Tacoma Christian Counselor
Communication becomes increasingly difficult without an appropriate vocabulary. Communicating without words would require highly developed gestures, facial expressions, and body language. The Bible speaks of words in a very explicit way. Proverbs 18.21 (ESV) states that, “Death and life are in the power of the tongue,
and those who love it will eat its fruit.” The letter of James likewise speaks of trying to tame the tongue, and suggests that doing so is not an easy task.
For we all stumble in many ways. And if anyone does not stumble in what he says, he is a perfect man, able also to
bridle his whole body. If we put bits into the mouths of horses so that they obey us, we guide their whole bodies as well. Look at the ships also: though they are so large and are driven by strong winds, they are guided by a very small rudder wherever the will of the pilot directs. So also the tongue is a small member, yet it boasts of great things.
How great a forest is set ablaze by such a small fire! And the tongue is a fire, a world of unrighteousness. The tongue is set among our members, staining the whole body, setting on fire the entire course of life, and set on fire by hell. For every kind of beast and bird, of reptile and sea creature, can be tamed and has been tamed by mankind, but no human being can tame the tongue. It is a restless evil, full of deadly poison. (James 3:2-8, ESV)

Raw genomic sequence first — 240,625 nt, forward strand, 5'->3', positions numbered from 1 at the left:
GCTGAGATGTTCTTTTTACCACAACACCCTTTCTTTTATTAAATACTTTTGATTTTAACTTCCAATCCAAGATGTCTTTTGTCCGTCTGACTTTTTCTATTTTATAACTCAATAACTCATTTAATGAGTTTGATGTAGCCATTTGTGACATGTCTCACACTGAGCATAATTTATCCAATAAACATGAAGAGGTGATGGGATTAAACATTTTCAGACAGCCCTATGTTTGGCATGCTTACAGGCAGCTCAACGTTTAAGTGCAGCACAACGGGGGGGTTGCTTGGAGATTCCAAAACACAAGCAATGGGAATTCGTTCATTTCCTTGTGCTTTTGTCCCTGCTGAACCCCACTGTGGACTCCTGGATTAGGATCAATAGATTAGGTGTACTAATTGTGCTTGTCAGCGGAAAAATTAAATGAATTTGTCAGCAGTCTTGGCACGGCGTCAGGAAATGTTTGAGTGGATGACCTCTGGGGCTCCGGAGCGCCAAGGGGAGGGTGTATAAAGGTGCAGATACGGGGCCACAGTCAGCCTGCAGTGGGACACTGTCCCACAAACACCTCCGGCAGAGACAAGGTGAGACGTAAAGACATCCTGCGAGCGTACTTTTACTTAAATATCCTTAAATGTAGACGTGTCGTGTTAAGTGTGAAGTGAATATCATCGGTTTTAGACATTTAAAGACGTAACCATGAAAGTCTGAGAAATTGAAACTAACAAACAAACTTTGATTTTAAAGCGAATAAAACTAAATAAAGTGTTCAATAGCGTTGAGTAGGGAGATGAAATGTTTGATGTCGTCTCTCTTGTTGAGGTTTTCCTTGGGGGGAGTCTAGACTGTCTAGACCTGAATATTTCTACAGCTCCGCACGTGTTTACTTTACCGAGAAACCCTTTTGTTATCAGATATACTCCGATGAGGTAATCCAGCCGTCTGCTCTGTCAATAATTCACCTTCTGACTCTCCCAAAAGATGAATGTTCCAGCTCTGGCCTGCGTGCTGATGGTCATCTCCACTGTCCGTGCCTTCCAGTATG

Words suddenly seem vitally important. Not only words, but also how we choose to use those words, can bring either death or life. This is an extreme statement, but I do not think it is untrue, especially when we are discussing matters such as sexual assault.
Defining Sexual Assault
The words used to define sexual assault are clear and specific. The United States Department of Justice defines Sexual Assault as follows:
Sexual Assault is any type of sexual contact or behavior that occurs without the explicit consent of the recipient. Falling under the definition of sexual assault are sexual activities such as forced sexual intercourse, forcible sodomy, child molestation, incest, fondling, and attempted rape.
This definition makes it unmistakably clear that there must be explicit consent by the recipient, or else sexual contact is considered assault. Often victims of sexual assault are said to have consented to the sexual act, when they were in fact not even conscious or aware of what was going on in those moments. So much shame is placed on victims who may have been at parties, drinking excessively, using drugs, or even flirting or wearing provocative clothing. In our society, doing one or more of these things is somehow an indication that, “You were asking for it.” It is no wonder that so many victims never come forward to report the assault to law enforcement officials. Some victims don’t even tell their closest friends and family what has happened to them.
Believing that words matter, I am hopeful that the following words can reach someone who may be feeling shame over being assaulted. If you have been a victim of sexual assault, please know that you are not to blame. It does not matter how many drinks you had, where you were, who you were with, what kind of clothes you were wearing, or what kind of attitude you displayed. It is never okay for another human being to touch you without your explicit consent.